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Legislative Assembly for the ACT: 2010 Week 07 Hansard (Wednesday, 30 June 2010) . . Page.. 2883 ..

system that essentially ensures that shopping trolleys are picked up. I think the great irritant that people face in relation to shopping trolleys and their abandonment is the length of time that we see some shopping trolleys sitting in the same place uncollected. They do become over time very, very unsightly rubbish.

At present the collection of shopping trolleys found abandoned in public places almost always ends up as a cost to the territory and to the community. The Department of Territory and Municipal Services is regularly engaged in the collection of shopping trolleys that are not collected by the stores that own them. While many retailers do do the right thing and have someone collect their trolleys, this is often limited to an area within a relatively narrow radius of a shopping centre or the shop from which the shopping trolley came.

The removal of trolleys from shopping centres appears to be something that many retailers view as a matter over which they have little control. It is one of those issues that it is hard to discern any great determination by some shops to do anything about. So we do see shopping trolleys abandoned on the side of the road, on walking paths and on cyclepaths.

I often see them in the lake. It amazes me when they are left that others come along and they push them off bridges. They push them into our lakes, they push them into the creeks and of course they often end in places where it really is quite hard to retrieve or recover them. They do become incredibly unsightly. The government has been giving consideration to this issue for some time now.

It is quite difficult as one goes through the options available to actually settle on a scheme that seems to be fair and appropriate. The Department of Territory and Municipal Services has, over time, engaged in consultation with a whole range of stakeholders to ensure that, were there to be a government-based regulatory scheme, whatever is developed will effectively deal with the issue. As many things are, it is simply not as simple as it seems.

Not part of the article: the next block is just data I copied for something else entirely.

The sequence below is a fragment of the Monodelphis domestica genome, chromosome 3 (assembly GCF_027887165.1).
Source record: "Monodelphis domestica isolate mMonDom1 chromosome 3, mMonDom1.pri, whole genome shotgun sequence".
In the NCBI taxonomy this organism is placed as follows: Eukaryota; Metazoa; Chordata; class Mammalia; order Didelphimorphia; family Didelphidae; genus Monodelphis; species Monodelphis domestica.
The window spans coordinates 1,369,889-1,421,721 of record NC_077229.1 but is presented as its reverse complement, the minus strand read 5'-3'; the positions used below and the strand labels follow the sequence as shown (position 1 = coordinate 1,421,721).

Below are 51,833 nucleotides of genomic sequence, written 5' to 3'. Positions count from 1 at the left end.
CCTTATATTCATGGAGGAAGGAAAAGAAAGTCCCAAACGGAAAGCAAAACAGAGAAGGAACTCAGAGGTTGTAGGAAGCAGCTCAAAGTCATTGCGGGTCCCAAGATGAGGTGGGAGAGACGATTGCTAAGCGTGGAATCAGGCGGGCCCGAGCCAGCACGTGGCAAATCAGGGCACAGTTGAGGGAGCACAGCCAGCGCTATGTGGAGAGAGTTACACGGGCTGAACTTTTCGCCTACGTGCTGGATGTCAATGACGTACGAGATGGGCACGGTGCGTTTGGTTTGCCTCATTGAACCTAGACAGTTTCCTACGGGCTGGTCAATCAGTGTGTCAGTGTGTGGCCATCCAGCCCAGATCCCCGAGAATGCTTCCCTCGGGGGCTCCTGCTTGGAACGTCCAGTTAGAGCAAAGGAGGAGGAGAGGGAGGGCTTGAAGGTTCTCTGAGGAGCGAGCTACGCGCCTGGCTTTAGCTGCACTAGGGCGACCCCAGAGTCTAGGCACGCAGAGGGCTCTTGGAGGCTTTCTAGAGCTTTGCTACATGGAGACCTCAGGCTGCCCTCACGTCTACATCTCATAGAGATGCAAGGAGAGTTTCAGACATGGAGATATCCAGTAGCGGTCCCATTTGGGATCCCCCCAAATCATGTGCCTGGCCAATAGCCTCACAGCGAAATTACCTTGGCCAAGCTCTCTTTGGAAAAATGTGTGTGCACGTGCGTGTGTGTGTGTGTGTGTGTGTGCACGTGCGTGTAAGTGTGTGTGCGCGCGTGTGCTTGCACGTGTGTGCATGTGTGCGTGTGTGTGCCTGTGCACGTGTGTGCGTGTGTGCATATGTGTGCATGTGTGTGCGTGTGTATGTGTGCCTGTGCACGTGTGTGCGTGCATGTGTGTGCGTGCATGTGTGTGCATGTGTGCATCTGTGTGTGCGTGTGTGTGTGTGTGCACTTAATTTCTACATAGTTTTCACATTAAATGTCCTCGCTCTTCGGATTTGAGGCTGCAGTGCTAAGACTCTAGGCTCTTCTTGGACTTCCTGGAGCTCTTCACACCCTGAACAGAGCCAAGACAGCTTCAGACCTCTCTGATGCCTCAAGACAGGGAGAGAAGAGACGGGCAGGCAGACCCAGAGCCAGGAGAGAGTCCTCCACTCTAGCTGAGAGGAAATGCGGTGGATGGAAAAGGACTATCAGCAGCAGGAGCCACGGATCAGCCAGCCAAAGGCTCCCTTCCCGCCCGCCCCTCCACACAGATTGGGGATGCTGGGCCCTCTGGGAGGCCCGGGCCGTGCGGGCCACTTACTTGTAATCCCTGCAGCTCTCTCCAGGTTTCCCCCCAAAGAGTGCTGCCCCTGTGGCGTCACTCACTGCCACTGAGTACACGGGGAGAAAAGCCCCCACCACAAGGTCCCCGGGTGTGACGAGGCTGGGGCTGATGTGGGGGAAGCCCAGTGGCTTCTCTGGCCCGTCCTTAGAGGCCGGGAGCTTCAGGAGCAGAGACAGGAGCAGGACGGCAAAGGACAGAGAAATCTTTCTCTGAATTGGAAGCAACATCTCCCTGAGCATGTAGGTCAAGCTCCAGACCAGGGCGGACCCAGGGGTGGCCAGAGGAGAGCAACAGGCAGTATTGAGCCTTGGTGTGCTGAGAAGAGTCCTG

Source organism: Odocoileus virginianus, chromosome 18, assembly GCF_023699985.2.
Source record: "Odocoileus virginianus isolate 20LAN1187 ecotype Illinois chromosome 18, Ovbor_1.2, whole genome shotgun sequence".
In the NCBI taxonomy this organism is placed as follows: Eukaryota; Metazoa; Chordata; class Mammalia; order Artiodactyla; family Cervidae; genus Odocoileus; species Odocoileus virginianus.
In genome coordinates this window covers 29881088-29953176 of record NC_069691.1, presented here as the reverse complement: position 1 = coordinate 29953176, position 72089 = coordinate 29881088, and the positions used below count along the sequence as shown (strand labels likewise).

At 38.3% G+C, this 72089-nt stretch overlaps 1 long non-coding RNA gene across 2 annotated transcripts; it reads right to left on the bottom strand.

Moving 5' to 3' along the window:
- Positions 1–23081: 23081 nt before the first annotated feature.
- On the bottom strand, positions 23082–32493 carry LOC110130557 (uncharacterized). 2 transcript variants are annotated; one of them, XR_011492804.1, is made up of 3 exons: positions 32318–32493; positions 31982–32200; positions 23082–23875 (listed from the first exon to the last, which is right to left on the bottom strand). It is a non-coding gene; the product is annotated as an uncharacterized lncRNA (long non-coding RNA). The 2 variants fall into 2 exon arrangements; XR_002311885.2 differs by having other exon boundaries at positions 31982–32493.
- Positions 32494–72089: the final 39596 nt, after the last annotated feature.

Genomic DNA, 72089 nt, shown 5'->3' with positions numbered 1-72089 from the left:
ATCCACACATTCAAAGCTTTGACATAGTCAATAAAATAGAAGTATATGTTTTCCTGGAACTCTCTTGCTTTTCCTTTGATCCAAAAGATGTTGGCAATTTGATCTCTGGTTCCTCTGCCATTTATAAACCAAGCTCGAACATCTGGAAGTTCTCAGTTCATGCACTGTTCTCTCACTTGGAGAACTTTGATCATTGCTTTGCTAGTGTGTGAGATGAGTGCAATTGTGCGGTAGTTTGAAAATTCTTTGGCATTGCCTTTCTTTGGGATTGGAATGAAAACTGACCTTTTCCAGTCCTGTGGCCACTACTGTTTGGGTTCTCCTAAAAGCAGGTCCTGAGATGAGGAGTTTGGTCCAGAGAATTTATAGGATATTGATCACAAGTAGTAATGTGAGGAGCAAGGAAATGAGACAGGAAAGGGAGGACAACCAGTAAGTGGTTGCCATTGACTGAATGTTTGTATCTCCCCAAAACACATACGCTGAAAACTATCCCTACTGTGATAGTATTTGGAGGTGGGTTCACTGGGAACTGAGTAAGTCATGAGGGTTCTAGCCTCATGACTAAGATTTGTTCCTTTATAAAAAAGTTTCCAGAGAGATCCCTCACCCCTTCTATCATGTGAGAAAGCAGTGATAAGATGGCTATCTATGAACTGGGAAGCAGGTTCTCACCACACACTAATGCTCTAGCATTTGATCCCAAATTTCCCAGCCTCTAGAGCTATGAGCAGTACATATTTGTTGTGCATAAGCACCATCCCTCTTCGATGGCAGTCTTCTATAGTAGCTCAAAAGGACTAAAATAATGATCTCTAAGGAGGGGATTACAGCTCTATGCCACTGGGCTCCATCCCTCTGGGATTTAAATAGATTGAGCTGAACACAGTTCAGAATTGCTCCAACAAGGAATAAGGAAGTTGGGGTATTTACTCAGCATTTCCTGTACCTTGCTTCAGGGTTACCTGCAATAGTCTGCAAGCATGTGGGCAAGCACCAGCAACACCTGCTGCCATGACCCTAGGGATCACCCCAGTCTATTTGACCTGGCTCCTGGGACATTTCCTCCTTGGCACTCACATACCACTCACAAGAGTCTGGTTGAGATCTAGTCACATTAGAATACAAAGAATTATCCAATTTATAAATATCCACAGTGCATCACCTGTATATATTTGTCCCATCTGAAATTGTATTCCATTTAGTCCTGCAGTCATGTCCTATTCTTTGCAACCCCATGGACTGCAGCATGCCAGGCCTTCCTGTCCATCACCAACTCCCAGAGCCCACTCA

This particular issue can be complex and is surprisingly complex. It seems quite simple. Somebody owns a shopping trolley; the shopping trolley is taken by somebody else for the use of getting their groceries home and then they abandon it. You think, “What is the problem?” You just want it to be moved, but once you get into the actual issues, it does become quite complex.

There is a whole range of considerations. This is another one of those issues for which there is no obvious silver bullet. For example, trolleys are often taken from shopping centres by the most economically and socially disadvantaged among us. I refer to people without transport that do rely on public transport or on a bicycle. I am referring to people who do not have a car. Ms Le Couteur acknowledges this. In her presentation speech she said that her bill does take a fairly straightforward approach to the problem and that she had, in developing the bill, taken a similar approach to positions that the government had recently articulated.

I believe that Ms Le Couteur was referring to the comments about a regime that would require retailers to mark their shopping trolleys and that owners who did not collect their dumped trolleys within a certain time frame would suffer a fee. The government

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